Possible Side Effects of Birth Control — From the Pill to IUDs

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Oh, the joys of being a woman: The additional cost tacked onto commonplace interactions, the obligation to deal with casual slut-shaming and bearing the bulk of the birth control responsibility. And then there are the little-known side effects that accompany most every form of contraception — the fun just doesn't stop.

Read more: Male Birth Control Could Soon Be a Thing — It All Depends on When Pharma Funds It

Birth control does many things, aside from the obvious prevention of pregnancy. We've compiled a list of some notable complaints attached to the most popular contraceptives, because of knowledge being power and all that jazz. 

The Pill

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While it can clear up problem skin and regulate a woman's menstrual cycle, the birth control pill can also result in more frequent yeast infections, dry eyes, more severe migraine headaches in women already prone to them and painful sex, which may be linked to a drop in libido. 

Then there's the risk of blood clots, which, according to HealthDay, is higher in newer pill brands (albeit still low). The estrogen and progestin in hormonal birth control can lead to the development of clots in the veins (deep vein thrombosis) and/or lungs (pulmonary embolism). Blood clots become dangerous when they circulate to the heart, lungs or brain. Women who are concerned should seek medical attention ASAP.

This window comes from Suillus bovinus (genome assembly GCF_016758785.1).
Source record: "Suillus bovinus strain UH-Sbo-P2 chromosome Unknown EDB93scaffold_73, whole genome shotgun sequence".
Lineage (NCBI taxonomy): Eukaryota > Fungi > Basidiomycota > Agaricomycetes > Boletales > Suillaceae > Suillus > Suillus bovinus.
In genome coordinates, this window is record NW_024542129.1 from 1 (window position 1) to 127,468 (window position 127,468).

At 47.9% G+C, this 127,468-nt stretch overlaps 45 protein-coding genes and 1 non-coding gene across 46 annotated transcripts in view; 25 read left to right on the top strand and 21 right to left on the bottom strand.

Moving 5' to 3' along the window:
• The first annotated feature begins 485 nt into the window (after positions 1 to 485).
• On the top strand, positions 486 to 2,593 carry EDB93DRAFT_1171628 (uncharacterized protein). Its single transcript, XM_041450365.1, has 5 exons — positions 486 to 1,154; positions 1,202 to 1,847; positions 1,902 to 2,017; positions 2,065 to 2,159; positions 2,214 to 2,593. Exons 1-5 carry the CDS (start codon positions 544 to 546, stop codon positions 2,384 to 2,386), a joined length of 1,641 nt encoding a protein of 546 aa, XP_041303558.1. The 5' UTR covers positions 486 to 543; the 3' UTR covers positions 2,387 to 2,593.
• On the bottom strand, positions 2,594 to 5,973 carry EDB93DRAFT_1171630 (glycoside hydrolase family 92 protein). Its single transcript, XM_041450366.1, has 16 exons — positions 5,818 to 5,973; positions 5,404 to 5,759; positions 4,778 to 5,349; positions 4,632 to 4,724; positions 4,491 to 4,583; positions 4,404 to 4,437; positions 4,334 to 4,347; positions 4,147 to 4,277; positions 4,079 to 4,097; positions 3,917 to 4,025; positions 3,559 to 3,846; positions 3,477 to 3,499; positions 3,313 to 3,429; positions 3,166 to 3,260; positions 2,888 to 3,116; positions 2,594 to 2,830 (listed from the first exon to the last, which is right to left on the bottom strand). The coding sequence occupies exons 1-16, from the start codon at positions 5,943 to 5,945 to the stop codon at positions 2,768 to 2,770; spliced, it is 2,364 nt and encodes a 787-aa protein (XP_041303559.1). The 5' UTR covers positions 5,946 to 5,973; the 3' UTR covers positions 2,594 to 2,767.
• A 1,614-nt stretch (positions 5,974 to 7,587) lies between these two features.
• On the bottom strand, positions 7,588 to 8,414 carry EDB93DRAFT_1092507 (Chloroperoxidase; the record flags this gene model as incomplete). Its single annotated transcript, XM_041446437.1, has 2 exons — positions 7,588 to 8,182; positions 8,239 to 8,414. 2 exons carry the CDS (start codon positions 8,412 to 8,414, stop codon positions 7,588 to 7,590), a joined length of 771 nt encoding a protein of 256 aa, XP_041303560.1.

Depression is probably the most controversial side effect stemming from oral contraception. While the evidence is mostly anecdotal and doctors haven't reached consensus on the matter, according to Elizabeth Reynoso, M.D. in Shape, the synthetic hormones found in the pill "can wreak havoc with your mood," especially in women with a personal or family history of depression and/or anxiety.


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Because it's also a hormonal contraceptive, Nuvaring comes with many of the same side effects as the pill, such as blood clots, mood swings, weight gain, migraines and diminished sex drive, according to its website. Because it takes up temporary residence in the vagina, however, Nuvaring can also result in cervical irritation. 

And then, there's toxic shock syndrome (TSS), a health problem commonly associated with tampons left in too long. TSS is often heralded by a fever, rash, vomiting, diarrhea, fainting and dizziness. Caused by bacterial infection, TSS is rare but can be fatal; Nuvaring users should be diligent about switching rings on schedule.


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The intrauterine device, or IUD, is a much-touted thing, in part because it's the most effective form of reversible birth control. But it's not without its downsides. There are two types of IUD: hormonal and copper, both of which pose a small risk of uterine perforation — meaning the device could puncture the wall of the uterus — and expulsion, which is only dangerous in that it can result in unintended pregnancy if the woman doesn't notice that the device has left her uterus.

The hormonal IUD, of course, can result in the same side effects as the aforementioned forms of birth control. The copper option — typically, ParaGard — can mean torrential periods and, as such, more intense cramping and period pain. Anemia is also a possibility with copper IUDs, as is vaginal inflammation. Joy.  

These are the risks we take to keep our bodies from hosting babies before we're ready. At the end of the day, though, the likelihood that any one of these side effects will manifest remains relatively small. Any and all birth control concerns should be discussed with a healthcare provider.